TSM outside of Canada

In November 2015 the Finnish Mining Association (FinnMin) announced, as the first association outside of Canada, that it will adopt the TSM program. The agreement was signed at the Fennoscandian Exploration and Mining Conference (FEM). “TSM has proven its effectiveness in Canada, and we at FinnMin believe it will be a useful tool for Finnish mining companies when the companies develop their sustainability reporting in the future,” comments Markus Ekberg, Chairman of FinnMin. (MAC Press release Nov. 2015)

Main advantages of Germany as a mining location are the reliability and stability of mining regulation, a qualified workforce and skilled engineers, application reliable and innovative technology, excellent infrastructure, stable political conditions, proximity to customers, as well as reliable business relations.

Domestic Raw Materials Production & Raw Materials Imports

A total of about 800 M tons of products are mined in Germany annually. The majority of these materials by volume are sand and gravel, crushed rock and lignite (see figure 1).

Figure 1: Annual Production of Raw Materials in 2014 (Source: VRB)

With 178M tons, lignite mining is predominant in the mining of fuels. The production of hard coal has been declining for several years and is set to end by the year 2018. Germany is therefore focusing on the development of and the investment in renewable energy. Natural gas contributes about 21% (of which 7% are produced in Germany) to national gas consumption and is an important factor in national energy security.
Potash and salt production are significant contributors to German industry in terms of value and represent important export commodities for the international chemical and fertilizer industries (M. Wedig, Mining Report 150, 2014, p. 90-93).

However, figure 1 also indicates that Germany has no domestic metal production. Therefore, Germany is highly dependent on the import of all metals and a range of minerals used by Germany’s large manufacturing sector. Figure 2 shows Germany’s dependence on imports of metals in 2012.

Figure 2: Germany's Dependence on Imports in 2012 (Source BGR 2012)

It is the German manufacturing industry that is so highly dependent on the import of metals and minerals. Critical metals such as Rare Earth, Tungsten, Tantalum, Indium, Germanium, are crucial ingredients in many of today’s high-tech manufacturing processes. The sustained and secure availability of these metals is important to maintain Germany’s technological edge in manufacturing and the need to keep costs from escalating is crucial for the competitiveness of Germany’s industry.

Canada supplies a broad range of metals German industry needs. Hence, Canada offers great potential for increasing the long term resource supply security for Germany’s manufacturing sector.

So far, main imports from Canada by value included Iron ore, Nickel, Copper, Aluminum, Silicon, Coal, Cobalt, Molybdenum, Ferro-Niobium. Canada also accounted for more than 20 % of German imports in Tellurium metal, Selenium metal, Titanium ore and concentrate, as well as Tungsten powder. Figure 3 shows an overview of the German raw materials imports by bulk and value in 2012.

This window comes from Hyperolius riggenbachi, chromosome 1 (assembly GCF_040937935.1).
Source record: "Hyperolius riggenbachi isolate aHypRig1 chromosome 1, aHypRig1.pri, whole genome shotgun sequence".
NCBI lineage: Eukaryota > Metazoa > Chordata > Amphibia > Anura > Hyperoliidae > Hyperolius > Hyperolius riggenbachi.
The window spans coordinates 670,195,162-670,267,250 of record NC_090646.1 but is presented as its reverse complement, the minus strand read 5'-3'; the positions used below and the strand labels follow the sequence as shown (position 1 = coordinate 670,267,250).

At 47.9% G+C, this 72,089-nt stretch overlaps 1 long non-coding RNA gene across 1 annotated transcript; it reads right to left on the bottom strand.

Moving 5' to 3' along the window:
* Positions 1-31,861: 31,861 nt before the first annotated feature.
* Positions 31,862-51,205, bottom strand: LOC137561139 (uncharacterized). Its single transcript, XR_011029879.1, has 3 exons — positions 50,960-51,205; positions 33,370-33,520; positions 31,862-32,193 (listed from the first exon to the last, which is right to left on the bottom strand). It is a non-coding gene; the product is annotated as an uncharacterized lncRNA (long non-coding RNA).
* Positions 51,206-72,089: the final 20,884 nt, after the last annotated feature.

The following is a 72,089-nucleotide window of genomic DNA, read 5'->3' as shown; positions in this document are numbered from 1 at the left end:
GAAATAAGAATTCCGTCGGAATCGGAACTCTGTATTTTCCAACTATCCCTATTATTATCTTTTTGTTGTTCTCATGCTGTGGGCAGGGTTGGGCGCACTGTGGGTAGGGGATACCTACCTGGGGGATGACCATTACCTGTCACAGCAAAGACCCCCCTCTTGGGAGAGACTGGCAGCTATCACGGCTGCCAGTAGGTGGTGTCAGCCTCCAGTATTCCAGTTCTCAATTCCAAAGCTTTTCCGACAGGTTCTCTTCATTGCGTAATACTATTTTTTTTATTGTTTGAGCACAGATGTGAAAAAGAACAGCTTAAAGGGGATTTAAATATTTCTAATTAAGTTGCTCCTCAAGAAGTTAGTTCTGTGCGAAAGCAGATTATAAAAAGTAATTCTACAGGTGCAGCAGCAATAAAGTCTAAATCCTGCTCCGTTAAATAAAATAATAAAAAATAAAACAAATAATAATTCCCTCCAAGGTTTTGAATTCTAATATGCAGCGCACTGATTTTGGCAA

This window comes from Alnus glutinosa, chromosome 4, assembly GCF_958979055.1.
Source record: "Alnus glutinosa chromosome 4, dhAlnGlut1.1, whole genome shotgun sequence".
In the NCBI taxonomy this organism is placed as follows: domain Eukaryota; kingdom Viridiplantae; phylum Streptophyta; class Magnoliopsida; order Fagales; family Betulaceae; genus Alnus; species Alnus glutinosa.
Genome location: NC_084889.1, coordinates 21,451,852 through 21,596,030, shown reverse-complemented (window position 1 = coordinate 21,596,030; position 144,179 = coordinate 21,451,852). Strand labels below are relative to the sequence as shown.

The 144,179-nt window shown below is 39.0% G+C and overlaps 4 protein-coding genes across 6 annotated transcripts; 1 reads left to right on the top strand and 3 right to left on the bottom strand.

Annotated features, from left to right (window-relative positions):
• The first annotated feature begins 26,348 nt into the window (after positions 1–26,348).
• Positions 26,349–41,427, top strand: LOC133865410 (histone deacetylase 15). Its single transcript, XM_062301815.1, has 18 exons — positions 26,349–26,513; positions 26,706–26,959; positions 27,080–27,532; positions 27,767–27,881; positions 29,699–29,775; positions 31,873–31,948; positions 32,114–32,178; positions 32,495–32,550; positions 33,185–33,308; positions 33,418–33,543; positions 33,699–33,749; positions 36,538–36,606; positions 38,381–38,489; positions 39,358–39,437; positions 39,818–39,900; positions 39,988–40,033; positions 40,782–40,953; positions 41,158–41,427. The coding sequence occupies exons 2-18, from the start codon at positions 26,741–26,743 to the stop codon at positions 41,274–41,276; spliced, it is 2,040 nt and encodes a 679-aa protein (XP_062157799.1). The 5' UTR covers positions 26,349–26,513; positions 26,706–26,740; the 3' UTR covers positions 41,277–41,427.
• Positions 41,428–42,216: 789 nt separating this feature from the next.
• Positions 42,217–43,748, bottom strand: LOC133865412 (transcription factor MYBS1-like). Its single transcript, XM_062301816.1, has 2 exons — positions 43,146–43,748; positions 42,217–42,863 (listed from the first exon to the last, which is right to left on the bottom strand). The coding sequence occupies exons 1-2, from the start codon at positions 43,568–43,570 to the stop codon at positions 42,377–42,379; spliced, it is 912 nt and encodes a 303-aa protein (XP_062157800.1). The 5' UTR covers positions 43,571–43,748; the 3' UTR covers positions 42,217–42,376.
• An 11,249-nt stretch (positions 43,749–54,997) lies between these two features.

Figure 3: German Raw Materials Imports in 2014 (Source: BGR 2014)

Main commodities mined in Germany

Hard Coal production has a very long tradition in Germany.  Hard coal deposits are predominantly located in the Ruhr area where coal outcrops. The coal-bearing strata descend very quickly and reach a depth of 2,000 m in the area of the city of Münster. Under the North Sea, the coal seams are already 5,000 m deep. The average depth of German mines today is 1,250 m, with the deepest going down to 1,600 m. Exploitation of hard coal is exclusively done through long wall mining. Typical long wall dimensions are more than 300 m in long wall width, and the individual panels achieve lengths of up to 3,000 m. Panel length is often limited by ventilation and air conditioning issues. The seam thickness varies between 1 and 3.5 m and determines the extraction equipment to be used. In thin seams, ploughs are applied whereas in thicker seams shearer loader operation is the rule. Plough operation in particular is fully automated (M. Wedig, Mining Report 150, 2014, p. 90-93).

Lignite mining takes place in four locations within Germany. The largest is the Rhenish mining area where just under 100Mt lignite is mined each year. In the eastern part of Germany is the Lusatian area where about 63.6Mt of lignite is mined annually. In addition, some smaller operations are located in central Germany. In the Lusatian lignite mining area, the deposit is much shallower at only 80 to 100 m and this allows the application of a totally different technology. The rule is to use a bucket-conveyor excavator in combination with the so called overburden conveyor bridge, which is possible only because the distance between the mining and the filling bench is within the range of 60 to 80 m.

Potash is used as fertilizer by the agricultural industry. K+S is the only German producer mining and producing potash products at seven different locations. Production has been stable for a decade and lies at around 3Mt per year. In international comparison, the German producer K+S ranks fifth after the predominant Russian and Canadian producers. K+S is currently developing a Greenfield potash solution mine in Canada called “Legacy Project”.